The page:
"Where Is Jesus In My Life?"

Christian Character:
"Where Is Jesus In My Life?"
(Luke 14:25-35)

1. It is interesting to note that the effect of God's prophecy on John and Ezekiel: sweet to eat, but hard to stomach (Ezekiel 3:1-3; Revelation 10:9,10).     The section we'll be looking at today parallels this except for the sweet taste.
2. This scripture challenges us where we come from. We've become so individualistic that we are no longer interested in collective freedom except our own!
3. What would it take to make us more loving, more caring and less selfish? What would motivate us in ways that would carry the church to new heights? See Luke 14:25-35.
4. Last time we talked about the concept of the Lordship of Christ. Today the practice of the Lordship of Christ: Where is Jesus in My Life?

I. First Condition: COMING AND BECOMING - Luke 14:25-27
A. Many came, but who would continue to follow?
B. The first two absolutes in discipleship...
1. Holy Hatred: a concept of priorities - can anything come between God and me?
a.    How would I feel about anything coming between me and a loved one? You'd hate that person for trying to break up that relationship.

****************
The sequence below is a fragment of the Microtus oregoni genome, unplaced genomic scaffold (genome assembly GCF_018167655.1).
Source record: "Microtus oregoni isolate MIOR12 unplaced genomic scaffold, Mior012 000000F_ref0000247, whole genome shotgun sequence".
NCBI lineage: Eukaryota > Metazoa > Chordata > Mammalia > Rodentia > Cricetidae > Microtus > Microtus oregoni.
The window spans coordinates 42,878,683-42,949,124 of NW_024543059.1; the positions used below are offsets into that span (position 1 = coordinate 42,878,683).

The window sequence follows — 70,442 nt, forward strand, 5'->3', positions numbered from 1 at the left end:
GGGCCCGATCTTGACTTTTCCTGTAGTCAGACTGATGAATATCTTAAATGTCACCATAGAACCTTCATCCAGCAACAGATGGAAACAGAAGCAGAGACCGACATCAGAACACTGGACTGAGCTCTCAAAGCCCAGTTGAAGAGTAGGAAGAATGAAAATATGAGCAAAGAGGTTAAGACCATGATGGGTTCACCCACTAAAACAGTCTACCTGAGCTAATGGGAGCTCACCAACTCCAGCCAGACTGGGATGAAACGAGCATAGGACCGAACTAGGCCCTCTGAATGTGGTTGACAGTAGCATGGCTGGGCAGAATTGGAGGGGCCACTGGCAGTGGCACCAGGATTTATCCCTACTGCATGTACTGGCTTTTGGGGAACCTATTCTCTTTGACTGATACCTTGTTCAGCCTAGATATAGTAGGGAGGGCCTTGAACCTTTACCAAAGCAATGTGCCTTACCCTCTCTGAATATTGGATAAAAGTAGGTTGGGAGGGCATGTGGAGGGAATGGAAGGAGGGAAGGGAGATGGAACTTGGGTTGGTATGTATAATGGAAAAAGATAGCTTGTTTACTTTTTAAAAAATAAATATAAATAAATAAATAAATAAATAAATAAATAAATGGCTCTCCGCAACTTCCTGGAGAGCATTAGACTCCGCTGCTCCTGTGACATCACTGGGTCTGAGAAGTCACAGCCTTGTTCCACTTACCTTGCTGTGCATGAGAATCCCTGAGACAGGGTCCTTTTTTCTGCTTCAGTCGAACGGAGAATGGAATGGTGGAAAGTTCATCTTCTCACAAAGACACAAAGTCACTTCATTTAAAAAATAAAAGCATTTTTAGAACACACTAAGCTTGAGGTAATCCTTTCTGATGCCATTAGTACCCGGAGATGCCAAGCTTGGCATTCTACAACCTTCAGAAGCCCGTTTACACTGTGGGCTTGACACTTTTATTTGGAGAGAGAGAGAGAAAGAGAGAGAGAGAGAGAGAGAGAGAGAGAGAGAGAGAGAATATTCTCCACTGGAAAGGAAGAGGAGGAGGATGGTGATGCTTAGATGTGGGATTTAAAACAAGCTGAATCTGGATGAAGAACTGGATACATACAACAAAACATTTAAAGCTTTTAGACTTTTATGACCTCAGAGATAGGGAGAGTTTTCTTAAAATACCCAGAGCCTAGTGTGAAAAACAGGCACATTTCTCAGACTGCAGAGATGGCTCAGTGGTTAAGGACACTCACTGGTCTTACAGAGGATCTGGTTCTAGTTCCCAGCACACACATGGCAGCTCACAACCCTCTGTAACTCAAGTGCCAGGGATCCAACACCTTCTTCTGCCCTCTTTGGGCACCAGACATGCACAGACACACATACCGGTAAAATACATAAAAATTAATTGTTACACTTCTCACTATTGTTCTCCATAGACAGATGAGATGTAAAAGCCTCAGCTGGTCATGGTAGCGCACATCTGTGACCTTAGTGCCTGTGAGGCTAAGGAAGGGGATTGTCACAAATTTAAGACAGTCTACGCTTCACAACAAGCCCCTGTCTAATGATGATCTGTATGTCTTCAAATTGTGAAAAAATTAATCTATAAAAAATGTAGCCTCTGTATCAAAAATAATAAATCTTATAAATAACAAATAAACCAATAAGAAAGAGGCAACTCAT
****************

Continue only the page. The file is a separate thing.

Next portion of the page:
b.    The issue at work in Matthew 10:34-39 - although the idea of "more than me" may not be at work here! Jesus is THE center of every relationship, or else the relationship is not what it should be. The basic teaching of Christianity: in everything, Christ has control, has the preeminence.
2. Who We Are and How We Follow: concept of position - dying to follow.
a.    Much is said about the death concept: Matthew 16:24-26; "daily" - Luke 9:23; Romans 6:1-11 with John 12:24.26.
b.    We follow "after"     (literally "behind" when used to describe position). The only way  to follow is from behind, or is it (James 4:13-17)?!?

II. Reflection: COUNTING THE COST - Luke 14:28-32
A. The Builder and the Tower: starting to finish.
1. The issue  is going to the end: Gil Dodds was the record holder for the     indoor mile in 1951, but didn't have what was known as a finishing kick. Dodds said, "...in place of the sprint, God gave me stamina."
2. Finish what you start.  To do that takes planning! The word for "sit down" carries the idea of active contemplation (see Revelation 3:2;     Philippians 3:15,16).
B. The King and the Battle: counsel to survival...
1. The old hit of the Bee Gee's "Stayin' Alive" illustrates the principle here. "Am I strong enough?" is the question.
2. Does this teach compromise? NO! But it stresses contemplation.  Have I done enough reflection on my spiritual life?

III. Second Condition: GIVE IT UP - Luke 14:33
A. What does this mean?? Word for "give up" carries with it the idea of assigning something to someone or saying good-bye to someone or something. "Possessions" mean what it takes to live. The idea of surrender is inherent here (see Matthew 19:16-30).
B. What does Jesus want? Total service free from entanglements  (2 Timothy 2:4)!

IV. Example: SALT: GOOD OR WORTHLESS - Luke 14:34-35
A. No in-betweens in this: Either you are salt, or you are without season: worthless!
B. No gradients. Either a disciple, or not.

Conclusion: Are you meeting the conditions and thinking about the cost of  commitment?